Earmarks for everyone!

Worried about the detrimental effect that pork-barrel earmarks are having on the nation’s budget process?

Never fear. President Barack Obama pledged Wednesday to work with Congress to “reform” the way earmarks are added to appropriations bill.

Right after he signs a $410 billion omnibus budget bill that includes more than 8,000 earmarks totaling over $7.7 billion.

As we’ve stressed before, this is a bipartisan problem. According to one count, 40 percent of the earmarks in the omnibus bill were added by Republicans. One reason that Republicans lost control of Congress was their free-spending ways and their abundant use of earmarks for pet projects. But Democrats have demonstrated no more inclination than Republicans to eliminate them.

Earmarks are added into appropriations bills by individual members, without debate and usually after a bill has already been through a committee hearing. They provide members of Congress with a way to lard up legislation with funding for pet projects in their home districts or to reward political supporters.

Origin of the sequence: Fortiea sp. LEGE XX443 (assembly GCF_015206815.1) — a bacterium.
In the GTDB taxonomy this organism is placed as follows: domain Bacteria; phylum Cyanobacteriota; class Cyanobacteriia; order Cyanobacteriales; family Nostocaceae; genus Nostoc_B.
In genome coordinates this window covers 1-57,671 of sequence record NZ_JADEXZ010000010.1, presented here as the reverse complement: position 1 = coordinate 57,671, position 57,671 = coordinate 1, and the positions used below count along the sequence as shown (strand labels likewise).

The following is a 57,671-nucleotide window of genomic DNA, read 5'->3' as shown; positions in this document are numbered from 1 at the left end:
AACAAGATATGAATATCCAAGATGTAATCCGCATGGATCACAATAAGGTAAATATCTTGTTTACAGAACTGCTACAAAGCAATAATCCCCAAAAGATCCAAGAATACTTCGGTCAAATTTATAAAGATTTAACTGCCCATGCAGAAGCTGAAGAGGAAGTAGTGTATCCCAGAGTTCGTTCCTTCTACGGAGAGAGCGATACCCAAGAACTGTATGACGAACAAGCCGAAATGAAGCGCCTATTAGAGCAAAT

Obama acknowledged Wednesday that can occur. But he also said many earmarks serve a legitimate public purpose. He said he didn’t want to eliminate earmarks, just reform the system to prevent wasteful earmarks or those that serve little public process.

But if the spending in question serves a legitimate public purpose, why don’t lawmakers submit their projects up front so they can be included in the original appropriations bill? Or why not offer them as amendments during committee hearings, where they can be fully debated?

Earmark funding has exploded in recent years precisely because lawmakers don’t want their favored projects to undergo such public scrutiny.  Any reform must overcome that fact.


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